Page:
Anonymous
Anonymous asked in Home & GardenMaintenance & Repairs · 3 months ago

What does it mean when a garage door is spring loaded?

There is an ominous orange tag warning me of this..

10 Answers

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  • Anonymous
    3 months ago

    So, without an ominous orange tag to warn you, then you would know what? Nothing? 

    A wound-up spring or a stretched-out spring are taking some of the weight of the door to make it open easier.  It also means danger if you are wanting to disconnect something.  There can be a lot of energy stored in a spring.

  • Edwena
    Lv 7
    3 months ago

    The spring winds up and takes some of the weight when the door is lowered and unwinds and picks up some of the weight when the door is raised (torsion spring located over the door).  It has enough power to hurt you bad, so leave it alone.  Fixing a garage door requires some expertise that is best left to others.   But, look at your garage door and you will see some big springs.

  • it is loaded with a spring

  • 3 months ago

    Most overhead doors have a spring to balance the weight of the door while lifting or lowering the door. Unless you stick your fingers in the spring, or break the spring, it is 100% safe.

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  • elhigh
    Lv 7
    3 months ago

    The spring is there to take most of the weight so the garage door opener - either mechanical or you - don't have to work so hard.  As more of the door's weight is all the way up, the spring assist is reduced and the springs are under less tension, and that's why you should only try to do anything with the springs when the door is all the way up.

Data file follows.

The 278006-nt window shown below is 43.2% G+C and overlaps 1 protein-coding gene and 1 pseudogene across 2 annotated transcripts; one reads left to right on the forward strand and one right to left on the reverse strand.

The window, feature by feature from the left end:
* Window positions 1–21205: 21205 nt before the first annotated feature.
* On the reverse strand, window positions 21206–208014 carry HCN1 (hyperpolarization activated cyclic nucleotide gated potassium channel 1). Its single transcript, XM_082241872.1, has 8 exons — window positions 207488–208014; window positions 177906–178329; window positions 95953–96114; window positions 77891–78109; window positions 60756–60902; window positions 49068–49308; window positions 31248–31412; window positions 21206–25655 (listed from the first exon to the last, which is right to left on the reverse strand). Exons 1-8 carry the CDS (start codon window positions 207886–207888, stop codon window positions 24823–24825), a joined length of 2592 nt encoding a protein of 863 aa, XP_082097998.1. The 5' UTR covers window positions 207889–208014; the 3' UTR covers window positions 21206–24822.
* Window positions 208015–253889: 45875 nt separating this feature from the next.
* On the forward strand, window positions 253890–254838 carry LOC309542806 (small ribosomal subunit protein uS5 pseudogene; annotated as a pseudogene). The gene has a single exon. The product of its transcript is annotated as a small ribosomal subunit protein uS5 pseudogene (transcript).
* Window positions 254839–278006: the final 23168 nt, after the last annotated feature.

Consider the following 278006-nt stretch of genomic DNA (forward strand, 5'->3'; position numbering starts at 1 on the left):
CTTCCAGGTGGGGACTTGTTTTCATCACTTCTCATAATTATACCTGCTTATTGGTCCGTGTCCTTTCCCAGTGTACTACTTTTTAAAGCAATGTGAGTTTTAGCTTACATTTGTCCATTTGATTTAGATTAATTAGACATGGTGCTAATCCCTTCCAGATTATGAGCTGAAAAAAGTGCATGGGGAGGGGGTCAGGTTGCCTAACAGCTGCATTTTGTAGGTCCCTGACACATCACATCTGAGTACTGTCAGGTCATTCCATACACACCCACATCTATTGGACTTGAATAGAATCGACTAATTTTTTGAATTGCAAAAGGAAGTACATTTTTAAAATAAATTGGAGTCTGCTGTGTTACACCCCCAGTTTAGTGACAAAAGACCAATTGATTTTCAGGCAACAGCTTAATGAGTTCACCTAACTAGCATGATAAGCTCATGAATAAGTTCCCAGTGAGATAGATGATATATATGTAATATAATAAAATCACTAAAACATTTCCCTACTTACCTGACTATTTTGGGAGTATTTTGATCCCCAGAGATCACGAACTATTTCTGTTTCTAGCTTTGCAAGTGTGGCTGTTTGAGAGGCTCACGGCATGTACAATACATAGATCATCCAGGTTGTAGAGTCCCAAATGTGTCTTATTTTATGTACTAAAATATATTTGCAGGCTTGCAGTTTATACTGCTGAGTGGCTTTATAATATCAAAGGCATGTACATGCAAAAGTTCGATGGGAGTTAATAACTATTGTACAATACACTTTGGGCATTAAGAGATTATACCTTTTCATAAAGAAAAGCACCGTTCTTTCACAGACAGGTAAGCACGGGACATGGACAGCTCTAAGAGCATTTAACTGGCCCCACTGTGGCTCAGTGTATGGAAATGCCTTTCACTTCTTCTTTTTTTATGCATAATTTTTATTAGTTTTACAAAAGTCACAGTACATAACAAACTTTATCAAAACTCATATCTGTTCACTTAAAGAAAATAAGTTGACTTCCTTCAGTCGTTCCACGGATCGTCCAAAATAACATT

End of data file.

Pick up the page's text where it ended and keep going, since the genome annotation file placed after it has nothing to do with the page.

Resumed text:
The orange tag is there to remind you of this fact, so you don't go loosening something and get hurt.  It's not that dangerous unless you do something reckless.

  • gerald
    Lv 7
    3 months ago

    Its like a wound up toy and the spring is big and a lot more dangerous than a toys if tampered with 

  • 3 months ago

    it's for the maintenance guy who doesn't know what he is doing ... disconnecting the spring causes it to suddenly unwind tension, which may result in injury [and, therefore, lawsuit against the door maker].  as long as you don't try to maintain the door yourself, you'll be safe.  -- grampa

  • Anonymous
    3 months ago

    Usually it is to counterbalance the door. The warning being that it is not as heavy as it looks so you may get a surprise when you pull at it and it flies up. In these litigious times the company's lawyers will have told them they need a disclaimer.

  • Zany
    Lv 5
    3 months ago

    When the door is down the spring is "loaded," under tension, to aid in raising it up with one hand. Were you to remove the hardware holding the spring with the door down, and perhaps up, it has the energy to do bodily harm.

  • 3 months ago

    It can be fast. Like a mouse trap. 

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